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California law shows way to protect ‘gig economy’ workers

FIRST UNION MEDIA RELEASE

Landmark California law shows the way to protect New Zealand’s ‘gig economy’ workers

Ground-breaking legislation that passed in California last week could be just what platform workers like Uber drivers and other insecure workers in New Zealand need to escape the rat race of the so-called ‘gig economy’, FIRST Union said today.

Workers in the US state will benefit greatly from new legislation that closes a loophole allowing companies to misclassify their workers as contractors and deny them basic employment rights, and FIRST Union – the union for workers in labour hire and other non-traditional forms of work – believes a new global standard has been set.

“This landmark law could set a useful international precedent, giving gig and platform workers an opportunity to fight for secure and enduring work, and potentially reverse the global trend of casualisation,” said Anita Rosentreter, FIRST Union spokesperson.

“Aotearoa desperately needs similar law changes to protect the thousands of workers who’ve massively grown the market share for companies like Uber yet have no personal security of income themselves.”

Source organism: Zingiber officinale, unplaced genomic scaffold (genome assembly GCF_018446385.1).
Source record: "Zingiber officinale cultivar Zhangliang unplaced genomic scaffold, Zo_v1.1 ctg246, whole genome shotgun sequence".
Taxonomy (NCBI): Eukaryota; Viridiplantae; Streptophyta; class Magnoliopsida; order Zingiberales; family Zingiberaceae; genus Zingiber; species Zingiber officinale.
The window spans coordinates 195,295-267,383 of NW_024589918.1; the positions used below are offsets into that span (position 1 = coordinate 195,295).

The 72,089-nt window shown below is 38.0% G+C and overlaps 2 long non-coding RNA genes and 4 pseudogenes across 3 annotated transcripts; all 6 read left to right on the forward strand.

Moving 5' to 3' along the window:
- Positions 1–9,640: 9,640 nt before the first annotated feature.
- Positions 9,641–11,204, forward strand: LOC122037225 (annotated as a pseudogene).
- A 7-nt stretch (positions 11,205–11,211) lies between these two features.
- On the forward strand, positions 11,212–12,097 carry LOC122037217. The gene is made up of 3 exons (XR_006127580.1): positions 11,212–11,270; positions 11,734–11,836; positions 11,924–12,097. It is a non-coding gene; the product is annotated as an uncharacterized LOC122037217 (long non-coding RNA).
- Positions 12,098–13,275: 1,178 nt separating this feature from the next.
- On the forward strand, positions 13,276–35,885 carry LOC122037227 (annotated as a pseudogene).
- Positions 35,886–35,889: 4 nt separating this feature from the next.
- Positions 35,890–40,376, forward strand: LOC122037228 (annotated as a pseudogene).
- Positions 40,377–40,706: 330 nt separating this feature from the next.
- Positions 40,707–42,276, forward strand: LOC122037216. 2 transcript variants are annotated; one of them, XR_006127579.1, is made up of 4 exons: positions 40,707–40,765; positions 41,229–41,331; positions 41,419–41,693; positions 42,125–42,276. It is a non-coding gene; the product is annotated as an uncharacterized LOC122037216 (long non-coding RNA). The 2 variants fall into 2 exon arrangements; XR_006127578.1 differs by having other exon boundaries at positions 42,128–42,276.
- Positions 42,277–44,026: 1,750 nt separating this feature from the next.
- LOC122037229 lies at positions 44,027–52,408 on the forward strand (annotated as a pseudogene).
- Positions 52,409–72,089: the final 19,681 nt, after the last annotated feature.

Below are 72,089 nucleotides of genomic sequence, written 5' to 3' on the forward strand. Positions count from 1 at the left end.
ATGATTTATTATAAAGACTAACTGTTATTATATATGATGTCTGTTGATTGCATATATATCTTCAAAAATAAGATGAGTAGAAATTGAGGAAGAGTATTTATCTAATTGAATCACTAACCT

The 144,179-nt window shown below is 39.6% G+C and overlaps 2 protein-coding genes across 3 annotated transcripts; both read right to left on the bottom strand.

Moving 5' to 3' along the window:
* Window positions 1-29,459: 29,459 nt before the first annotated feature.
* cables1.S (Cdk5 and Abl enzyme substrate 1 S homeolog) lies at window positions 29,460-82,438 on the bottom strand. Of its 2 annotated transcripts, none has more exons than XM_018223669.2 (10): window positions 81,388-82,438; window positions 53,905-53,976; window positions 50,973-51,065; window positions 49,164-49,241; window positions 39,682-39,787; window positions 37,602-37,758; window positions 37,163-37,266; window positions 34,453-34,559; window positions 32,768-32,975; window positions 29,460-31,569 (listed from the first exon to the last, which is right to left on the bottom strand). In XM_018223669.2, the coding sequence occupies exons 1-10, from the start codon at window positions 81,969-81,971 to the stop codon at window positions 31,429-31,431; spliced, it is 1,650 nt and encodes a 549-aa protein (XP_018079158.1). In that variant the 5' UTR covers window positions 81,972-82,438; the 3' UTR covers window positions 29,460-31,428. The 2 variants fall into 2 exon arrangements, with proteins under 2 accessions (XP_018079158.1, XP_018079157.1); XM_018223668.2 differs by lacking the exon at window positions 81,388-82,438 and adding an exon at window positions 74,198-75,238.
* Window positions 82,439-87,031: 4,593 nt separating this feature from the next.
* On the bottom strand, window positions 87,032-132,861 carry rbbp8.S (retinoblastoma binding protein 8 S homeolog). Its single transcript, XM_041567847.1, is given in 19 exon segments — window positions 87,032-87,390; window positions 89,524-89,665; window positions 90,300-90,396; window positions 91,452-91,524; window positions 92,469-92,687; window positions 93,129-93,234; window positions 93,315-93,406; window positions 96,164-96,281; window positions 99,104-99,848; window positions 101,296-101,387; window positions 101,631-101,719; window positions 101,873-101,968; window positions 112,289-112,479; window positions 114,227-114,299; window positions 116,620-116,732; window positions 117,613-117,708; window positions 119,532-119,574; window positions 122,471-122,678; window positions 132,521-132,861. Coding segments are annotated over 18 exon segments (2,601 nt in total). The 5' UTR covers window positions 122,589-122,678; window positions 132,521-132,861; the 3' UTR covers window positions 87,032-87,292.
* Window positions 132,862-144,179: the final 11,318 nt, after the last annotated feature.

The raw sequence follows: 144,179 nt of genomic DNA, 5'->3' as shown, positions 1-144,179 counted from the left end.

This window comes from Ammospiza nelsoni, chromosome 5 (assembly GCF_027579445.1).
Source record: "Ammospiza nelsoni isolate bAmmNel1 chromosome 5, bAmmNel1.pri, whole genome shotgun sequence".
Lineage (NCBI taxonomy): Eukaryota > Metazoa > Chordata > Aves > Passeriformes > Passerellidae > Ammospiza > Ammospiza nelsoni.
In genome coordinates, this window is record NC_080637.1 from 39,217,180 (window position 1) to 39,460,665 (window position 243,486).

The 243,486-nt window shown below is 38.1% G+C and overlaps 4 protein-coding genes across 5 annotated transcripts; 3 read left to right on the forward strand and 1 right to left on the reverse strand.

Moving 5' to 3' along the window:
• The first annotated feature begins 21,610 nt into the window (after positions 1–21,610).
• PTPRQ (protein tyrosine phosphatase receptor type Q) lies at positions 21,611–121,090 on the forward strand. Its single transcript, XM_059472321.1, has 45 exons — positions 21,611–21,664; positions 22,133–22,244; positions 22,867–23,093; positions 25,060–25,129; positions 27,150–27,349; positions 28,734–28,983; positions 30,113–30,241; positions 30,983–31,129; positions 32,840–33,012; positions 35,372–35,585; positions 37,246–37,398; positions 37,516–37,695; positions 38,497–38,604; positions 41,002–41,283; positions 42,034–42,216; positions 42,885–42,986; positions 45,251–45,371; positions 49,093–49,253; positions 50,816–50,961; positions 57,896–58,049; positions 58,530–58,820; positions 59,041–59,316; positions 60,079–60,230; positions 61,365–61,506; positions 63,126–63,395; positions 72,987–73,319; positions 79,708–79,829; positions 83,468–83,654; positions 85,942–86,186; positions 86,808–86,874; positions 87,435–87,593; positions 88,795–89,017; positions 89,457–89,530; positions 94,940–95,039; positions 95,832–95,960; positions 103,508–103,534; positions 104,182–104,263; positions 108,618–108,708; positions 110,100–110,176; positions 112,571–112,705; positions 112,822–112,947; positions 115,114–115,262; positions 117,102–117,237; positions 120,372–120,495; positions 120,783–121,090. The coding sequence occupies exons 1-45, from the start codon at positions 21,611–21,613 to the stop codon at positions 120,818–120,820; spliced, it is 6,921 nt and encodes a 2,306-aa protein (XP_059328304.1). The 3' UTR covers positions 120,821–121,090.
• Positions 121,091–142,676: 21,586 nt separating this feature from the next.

Last year, the UK Court of Appeal upheld the Employment Appeal Tribunal’s ruling that Uber drivers are ‘workers’, not independent contractors, and are therefore entitled to certain employment rights. Uber is challenging this decision in the Supreme Court, but may simply be staving off the inevitable, as global momentum builds for law changes addressing insecure work.

“We have many members across the labour-hire industry and in other non-traditional employment arrangements, and they’re all telling us that they need proper protection enshrined in law,” said Ms Rosentreter.

As an example, Uber has more than 6,500 drivers in New Zealand, and in comparable markets, around a quarter of drivers rely on the ride-share app for their primary source of income. They have no employment rights, are not subject to minimum wage laws and could lose their job without due process if Uber simply ‘deactivates’ their account.

“Our Real Work Real Jobs campaign aims to halt the erosion of work rights through contractor misuse in our country, and promote decent, secure work,” said Ms Rosentreter.

“We have our sights set on companies that exploit loopholes to disadvantage workers in the name of profit.”

ENDS


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